• • •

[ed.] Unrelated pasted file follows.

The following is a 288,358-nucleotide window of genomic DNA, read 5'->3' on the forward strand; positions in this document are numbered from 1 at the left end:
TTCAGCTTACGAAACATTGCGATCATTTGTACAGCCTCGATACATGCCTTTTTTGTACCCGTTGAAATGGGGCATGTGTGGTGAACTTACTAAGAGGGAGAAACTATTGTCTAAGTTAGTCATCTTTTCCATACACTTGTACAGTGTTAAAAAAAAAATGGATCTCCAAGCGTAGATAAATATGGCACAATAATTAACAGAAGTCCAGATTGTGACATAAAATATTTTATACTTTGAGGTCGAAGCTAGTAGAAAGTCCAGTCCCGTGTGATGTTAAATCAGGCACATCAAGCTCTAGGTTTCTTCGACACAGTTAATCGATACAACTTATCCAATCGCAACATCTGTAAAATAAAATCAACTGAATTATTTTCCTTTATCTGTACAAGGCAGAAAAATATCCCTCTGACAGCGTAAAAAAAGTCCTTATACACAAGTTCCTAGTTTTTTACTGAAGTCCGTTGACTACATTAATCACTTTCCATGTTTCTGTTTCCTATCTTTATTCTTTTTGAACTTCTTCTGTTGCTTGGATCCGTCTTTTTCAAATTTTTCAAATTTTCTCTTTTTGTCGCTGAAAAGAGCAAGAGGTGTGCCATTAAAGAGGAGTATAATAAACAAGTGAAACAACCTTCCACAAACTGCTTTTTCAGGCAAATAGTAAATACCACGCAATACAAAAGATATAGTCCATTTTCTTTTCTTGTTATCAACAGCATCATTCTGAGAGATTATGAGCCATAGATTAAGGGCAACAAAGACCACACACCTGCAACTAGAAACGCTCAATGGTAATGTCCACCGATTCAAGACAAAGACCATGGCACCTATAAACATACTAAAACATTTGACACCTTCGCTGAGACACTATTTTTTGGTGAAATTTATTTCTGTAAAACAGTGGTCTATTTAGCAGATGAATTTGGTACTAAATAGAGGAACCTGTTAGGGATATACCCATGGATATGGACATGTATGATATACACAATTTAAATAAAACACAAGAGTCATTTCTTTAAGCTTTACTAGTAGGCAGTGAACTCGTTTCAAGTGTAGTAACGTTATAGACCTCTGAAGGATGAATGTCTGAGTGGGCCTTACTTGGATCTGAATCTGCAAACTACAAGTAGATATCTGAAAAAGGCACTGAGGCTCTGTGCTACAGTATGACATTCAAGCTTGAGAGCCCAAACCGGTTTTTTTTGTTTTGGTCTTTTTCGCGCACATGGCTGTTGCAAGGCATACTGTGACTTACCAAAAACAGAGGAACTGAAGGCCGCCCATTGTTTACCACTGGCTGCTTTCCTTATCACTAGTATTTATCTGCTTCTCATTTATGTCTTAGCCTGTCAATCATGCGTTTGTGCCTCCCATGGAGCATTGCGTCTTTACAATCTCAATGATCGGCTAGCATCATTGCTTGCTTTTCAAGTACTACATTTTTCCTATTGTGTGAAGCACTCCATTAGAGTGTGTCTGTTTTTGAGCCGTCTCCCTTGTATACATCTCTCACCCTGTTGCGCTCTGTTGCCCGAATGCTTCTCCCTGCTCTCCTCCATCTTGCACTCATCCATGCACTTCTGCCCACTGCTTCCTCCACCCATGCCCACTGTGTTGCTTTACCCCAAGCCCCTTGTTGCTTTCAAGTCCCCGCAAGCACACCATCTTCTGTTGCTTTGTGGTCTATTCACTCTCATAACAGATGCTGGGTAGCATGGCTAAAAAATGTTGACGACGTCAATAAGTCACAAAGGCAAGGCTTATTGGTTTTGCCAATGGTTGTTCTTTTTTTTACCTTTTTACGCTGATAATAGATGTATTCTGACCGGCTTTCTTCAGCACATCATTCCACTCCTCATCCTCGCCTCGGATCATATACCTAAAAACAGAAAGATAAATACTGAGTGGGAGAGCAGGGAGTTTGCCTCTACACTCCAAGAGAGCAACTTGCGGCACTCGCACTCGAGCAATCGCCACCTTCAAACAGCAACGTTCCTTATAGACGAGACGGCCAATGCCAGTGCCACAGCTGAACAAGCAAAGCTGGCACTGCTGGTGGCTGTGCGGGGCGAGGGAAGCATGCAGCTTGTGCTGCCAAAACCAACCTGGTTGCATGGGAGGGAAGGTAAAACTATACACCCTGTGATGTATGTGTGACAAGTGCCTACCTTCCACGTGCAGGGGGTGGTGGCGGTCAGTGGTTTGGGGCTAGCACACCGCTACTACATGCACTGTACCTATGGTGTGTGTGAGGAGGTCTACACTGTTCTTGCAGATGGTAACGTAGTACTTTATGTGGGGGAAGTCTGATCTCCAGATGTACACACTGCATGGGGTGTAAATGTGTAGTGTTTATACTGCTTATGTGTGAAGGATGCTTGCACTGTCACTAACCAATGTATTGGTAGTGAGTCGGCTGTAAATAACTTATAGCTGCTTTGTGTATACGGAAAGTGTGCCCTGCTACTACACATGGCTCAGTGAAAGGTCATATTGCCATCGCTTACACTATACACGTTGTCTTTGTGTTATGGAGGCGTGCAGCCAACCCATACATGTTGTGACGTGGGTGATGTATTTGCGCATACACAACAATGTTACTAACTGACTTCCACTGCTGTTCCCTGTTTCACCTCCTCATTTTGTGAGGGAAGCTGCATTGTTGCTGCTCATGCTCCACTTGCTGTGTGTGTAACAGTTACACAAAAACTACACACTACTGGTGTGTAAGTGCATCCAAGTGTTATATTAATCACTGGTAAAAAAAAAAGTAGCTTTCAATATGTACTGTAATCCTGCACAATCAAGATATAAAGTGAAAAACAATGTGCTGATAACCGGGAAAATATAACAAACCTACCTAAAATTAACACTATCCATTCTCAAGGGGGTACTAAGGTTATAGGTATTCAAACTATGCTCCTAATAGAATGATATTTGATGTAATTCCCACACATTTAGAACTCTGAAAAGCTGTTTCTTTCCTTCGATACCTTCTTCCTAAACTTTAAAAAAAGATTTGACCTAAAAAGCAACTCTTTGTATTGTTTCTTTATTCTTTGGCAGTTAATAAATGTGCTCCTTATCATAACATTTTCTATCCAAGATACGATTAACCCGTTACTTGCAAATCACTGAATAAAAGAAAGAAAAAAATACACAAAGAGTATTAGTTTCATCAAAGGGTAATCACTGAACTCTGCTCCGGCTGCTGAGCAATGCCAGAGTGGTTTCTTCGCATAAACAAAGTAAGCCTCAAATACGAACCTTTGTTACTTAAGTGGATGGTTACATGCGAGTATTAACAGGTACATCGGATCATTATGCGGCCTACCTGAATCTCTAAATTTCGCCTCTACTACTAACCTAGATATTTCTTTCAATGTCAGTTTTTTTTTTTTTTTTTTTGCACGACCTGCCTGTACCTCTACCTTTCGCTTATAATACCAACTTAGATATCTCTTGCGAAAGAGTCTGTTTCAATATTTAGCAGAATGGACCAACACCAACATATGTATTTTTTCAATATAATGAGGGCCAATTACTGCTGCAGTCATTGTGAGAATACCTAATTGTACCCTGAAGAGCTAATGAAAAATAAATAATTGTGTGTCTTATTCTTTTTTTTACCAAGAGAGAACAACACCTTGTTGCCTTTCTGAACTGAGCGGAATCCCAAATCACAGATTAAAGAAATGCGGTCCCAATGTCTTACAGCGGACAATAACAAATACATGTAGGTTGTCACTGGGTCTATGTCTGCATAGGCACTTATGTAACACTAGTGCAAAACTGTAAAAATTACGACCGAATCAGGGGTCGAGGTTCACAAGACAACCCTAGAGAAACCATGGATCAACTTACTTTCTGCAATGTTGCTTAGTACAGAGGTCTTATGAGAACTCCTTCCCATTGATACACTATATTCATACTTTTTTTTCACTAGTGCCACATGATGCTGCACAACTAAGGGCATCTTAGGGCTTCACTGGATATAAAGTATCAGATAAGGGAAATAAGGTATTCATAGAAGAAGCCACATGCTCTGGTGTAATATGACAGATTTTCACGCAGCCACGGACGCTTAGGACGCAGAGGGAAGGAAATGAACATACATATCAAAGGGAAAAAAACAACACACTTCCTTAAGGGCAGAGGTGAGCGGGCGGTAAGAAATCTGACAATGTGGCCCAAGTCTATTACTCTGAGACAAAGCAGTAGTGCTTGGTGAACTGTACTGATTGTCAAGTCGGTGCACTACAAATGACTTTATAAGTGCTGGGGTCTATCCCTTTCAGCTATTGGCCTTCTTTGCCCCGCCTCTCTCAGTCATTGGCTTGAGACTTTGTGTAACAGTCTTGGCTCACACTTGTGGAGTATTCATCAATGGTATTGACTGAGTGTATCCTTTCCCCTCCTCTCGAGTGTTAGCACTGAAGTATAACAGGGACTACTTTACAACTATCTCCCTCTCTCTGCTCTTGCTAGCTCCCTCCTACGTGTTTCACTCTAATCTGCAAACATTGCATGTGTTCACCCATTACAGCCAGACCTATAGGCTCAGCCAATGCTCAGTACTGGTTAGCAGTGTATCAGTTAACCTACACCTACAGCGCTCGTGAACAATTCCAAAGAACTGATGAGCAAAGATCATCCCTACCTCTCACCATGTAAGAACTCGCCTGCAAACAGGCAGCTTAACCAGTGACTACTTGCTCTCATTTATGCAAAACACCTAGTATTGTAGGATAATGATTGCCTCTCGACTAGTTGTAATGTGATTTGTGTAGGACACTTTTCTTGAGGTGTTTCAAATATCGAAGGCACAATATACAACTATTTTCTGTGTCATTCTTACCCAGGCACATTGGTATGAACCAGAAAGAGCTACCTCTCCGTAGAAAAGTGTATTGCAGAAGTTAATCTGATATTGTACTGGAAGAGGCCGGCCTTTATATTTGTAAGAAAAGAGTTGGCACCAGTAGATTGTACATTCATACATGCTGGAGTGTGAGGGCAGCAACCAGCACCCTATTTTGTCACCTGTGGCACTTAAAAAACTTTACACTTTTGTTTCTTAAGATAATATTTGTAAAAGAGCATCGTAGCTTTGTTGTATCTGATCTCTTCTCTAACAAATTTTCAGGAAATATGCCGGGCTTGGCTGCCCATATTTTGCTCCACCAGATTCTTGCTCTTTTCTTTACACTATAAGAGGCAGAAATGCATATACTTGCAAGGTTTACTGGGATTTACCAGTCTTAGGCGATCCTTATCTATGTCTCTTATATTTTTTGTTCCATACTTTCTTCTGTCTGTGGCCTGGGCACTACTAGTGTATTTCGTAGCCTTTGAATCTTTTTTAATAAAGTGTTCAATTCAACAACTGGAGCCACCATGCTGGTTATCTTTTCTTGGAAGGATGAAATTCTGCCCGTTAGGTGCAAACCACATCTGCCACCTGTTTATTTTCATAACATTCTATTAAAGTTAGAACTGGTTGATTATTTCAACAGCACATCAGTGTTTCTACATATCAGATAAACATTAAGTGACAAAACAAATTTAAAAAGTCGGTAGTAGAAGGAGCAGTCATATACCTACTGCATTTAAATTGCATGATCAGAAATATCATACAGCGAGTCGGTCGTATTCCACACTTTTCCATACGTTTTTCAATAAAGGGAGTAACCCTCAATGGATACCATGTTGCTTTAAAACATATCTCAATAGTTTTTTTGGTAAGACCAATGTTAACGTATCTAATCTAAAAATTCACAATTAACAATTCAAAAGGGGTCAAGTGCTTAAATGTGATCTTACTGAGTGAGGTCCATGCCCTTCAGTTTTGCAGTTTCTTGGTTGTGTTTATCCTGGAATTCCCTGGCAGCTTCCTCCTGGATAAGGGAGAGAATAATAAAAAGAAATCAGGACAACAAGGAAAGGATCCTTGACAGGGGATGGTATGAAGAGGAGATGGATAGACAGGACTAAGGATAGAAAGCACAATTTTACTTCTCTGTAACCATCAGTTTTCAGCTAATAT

OK, so word ladders are the last refuge of a crossword scoundrel. Just a terrible idea, in general. But I will give this puzzle credit for taking the typical, tired crossword word ladder (where 1A changes to a new word, over the course of many subsequent Across answers, one letter at a time, until you get to the destination word at the final Across, ugh) and doing something new with it, i.e. putting it in the clues and not in the damn grid (where all it does is take up space and reek of awfulness). And though the theme is not scintillating, the grid is not bad, and the clues put up a reasonable fight in several places, so this one gets a marginal pass from me (though it may be benefiting by comparison to the recent string of subpar puzzles). There are probably a lot of other phrases that one might've used in a puzzle like this. "LIVE TO TELL." ROAD TO HELL. CALL TO ARMS. GONE TO SEED. Etc. But these are the ones that were used. Arbitrary, but such is life. Can't you go straight through TMEN to get from AMEN TO THAT? If you're gonna allow OPED (I assume that's OP-ED and not OPED as in some "poetic" form of "opened") then you should allow TMEN, and then it's just three steps: AMEN ... TMEN THEN THAN ... THAT.